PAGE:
3. The City Environmental Health Office.
    4. The Town Environmental Health Office.
    5. The District Environmental Health Office.
    6. The Community Environmental Health Offices.
    7. The Rural Assistant Environmental Health Offices which are managed by Assistant Environmental Health Officers and the recommended ratio to population size to serve is 1:20,000.
    8. The Village Health Surveillance Assistants (HSAs). The recommended ratio of HSAs to population size in Malawi is 1:1000 and am happy to report that this target was reached in 2008 (MOH SWAP Report, 2008).
  2. Ministry of Natural Resources and Environmental Affairs.
    1. The Food and Natural Resource Sector.
    2. The Environment and Land management Sector.
    3. The Energy Sector.
    4. The Mine Sector.
  3. Ministry of Local Government.
    1. The City Assembly Environmental Offices.
    2. The Town Assembly Environmental Offices.
    3. The District Assembly Environmental Offices.
  4. Ministry of Education, Science and Technology.
  5. All other government ministries and departments.
  6. Regulatory Governmental Bodies including:
    1. Malawi Energy Regulatory Authority (MERA).
    2. Malawi Pharmacy, Medicines and Poisons Board (MPMB).
    3. Malawi Bureau of Standards (MBS).
    4. The National Commission for Science and Technology (NCST).
    5. The National Research Council of Malawi (NRCM).
    6. Malawi Environmental Conservation Trust (MECT).
    7. Consumer’s Association of Malawi (CAMA).
  7. Environmental and Health Civil Society Organizations including Environmental Health Association of Malawi.
  8. Non-Governmental Organizations (NGOs).
  9. Private Institutions and Organizations in Malawi.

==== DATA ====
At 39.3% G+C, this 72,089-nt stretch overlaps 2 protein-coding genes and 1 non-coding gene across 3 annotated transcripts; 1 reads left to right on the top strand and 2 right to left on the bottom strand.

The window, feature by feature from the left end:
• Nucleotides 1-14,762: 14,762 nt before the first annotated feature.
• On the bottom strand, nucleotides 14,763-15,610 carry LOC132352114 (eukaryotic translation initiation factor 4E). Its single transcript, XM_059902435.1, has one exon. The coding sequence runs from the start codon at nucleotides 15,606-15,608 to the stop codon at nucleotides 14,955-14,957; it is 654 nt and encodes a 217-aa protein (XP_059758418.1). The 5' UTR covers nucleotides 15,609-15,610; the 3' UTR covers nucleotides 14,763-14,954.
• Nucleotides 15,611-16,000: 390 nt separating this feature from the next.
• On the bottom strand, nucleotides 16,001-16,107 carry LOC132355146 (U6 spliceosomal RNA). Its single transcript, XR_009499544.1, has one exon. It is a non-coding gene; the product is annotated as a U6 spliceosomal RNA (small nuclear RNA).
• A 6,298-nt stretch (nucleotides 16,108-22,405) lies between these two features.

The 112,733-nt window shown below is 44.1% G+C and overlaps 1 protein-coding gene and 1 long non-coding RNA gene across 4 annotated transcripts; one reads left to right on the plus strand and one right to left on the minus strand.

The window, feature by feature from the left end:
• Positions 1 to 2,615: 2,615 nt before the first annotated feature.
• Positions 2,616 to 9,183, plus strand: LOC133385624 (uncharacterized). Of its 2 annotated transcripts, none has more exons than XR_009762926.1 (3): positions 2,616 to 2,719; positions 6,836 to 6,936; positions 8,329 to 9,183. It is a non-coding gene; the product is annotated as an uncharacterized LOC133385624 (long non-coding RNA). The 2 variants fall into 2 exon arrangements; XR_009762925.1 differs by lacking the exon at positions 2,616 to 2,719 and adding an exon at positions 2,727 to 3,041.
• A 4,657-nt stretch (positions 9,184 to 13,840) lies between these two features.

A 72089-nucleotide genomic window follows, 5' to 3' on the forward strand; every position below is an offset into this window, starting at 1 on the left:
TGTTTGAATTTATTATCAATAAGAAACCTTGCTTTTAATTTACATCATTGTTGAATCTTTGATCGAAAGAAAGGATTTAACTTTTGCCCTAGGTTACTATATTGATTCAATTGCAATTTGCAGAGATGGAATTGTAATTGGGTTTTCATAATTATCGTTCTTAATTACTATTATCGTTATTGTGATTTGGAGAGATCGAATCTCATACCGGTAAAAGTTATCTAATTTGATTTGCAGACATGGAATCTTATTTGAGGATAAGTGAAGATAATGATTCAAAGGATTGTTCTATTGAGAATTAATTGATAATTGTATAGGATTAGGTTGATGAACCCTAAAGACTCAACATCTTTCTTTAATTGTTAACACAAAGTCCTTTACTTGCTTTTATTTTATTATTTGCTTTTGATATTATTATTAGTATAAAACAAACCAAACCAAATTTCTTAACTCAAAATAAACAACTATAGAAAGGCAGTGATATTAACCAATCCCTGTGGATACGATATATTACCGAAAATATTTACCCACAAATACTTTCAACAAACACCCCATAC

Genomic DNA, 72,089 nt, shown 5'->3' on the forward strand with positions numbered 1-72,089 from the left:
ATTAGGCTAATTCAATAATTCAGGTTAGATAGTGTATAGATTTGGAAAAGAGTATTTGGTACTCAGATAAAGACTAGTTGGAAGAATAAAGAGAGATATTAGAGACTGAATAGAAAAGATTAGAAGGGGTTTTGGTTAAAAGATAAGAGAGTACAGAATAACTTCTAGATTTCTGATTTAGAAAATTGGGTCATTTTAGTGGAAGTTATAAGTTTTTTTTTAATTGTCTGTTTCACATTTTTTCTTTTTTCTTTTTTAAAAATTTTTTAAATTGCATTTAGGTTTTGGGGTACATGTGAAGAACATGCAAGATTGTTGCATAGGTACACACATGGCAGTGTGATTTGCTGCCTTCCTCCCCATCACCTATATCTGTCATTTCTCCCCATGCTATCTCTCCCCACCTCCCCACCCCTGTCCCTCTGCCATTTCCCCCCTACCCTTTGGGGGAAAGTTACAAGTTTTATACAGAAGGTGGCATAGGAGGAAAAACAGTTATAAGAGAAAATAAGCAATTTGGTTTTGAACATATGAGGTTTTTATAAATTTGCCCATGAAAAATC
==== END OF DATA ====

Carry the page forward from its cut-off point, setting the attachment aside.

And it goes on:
10. International, Regional, African and Global Agencies or Organizations.

Guiding Tools for Environmental Health in Malawi

  1. The National Environmental Health Policy.
  2. The Environmental Health Act.
  3. The Environmental Management Act (1996).
  4. The Malawi Pharmacy, Medicine and Poison Act.
  5. The Biosafety Act (2002).
  6. The Biosafety Protocol (2000).
  7. The Science and Technology Act.
  8. The Occupation Safety and Health Act
  9. The Tourism Act.

10.  The Malawi Poverty Reduction Strategy (MPRS).

11.  The Malawi Growth and Development Strategy (MGDS).

Responsibilities of Stakeholders concerned with the Provision of Environmental Health Services in Malawi.

Environmental health services.

Environmental health is concerned with:

  1. Safe drinking water, sanitary disposal of human excreta.
  2. Safety in the use, handling and disposal of harmful chemical substances.
  3. Radiation protection.
  4. Notifiable diseases.
  5. Vector borne diseases, control of environmental pollution.
  6. Appropriate and safe waste management practices.
  7. Control of environmental pollution.
  8. Appropriate and safe waste management practices.
  9. Occupational health and hygiene services; port health.
  10. Pest control.
  11. Food hygiene and safety practices.
  12. Housing and infrastructure settlements.
  13.  Personal hygiene and general household cleanliness.

Provision of environmental health services.

The Directorate of Preventive Health Services is responsible for implementing the environmental health policy through the Department of Environmental Health Services, District Assemblies (or City Assemblies or Town Assemblies) and Community-Based Management Teams. The statutory responsibility for enforcing and monitoring the implementation of the policy at all levels shall be carried out by environmental health officers. Roles and responsibilities have been allocated to different levels of environmental health services. These comprise the national level, district assembly level, enterprise level and the community level.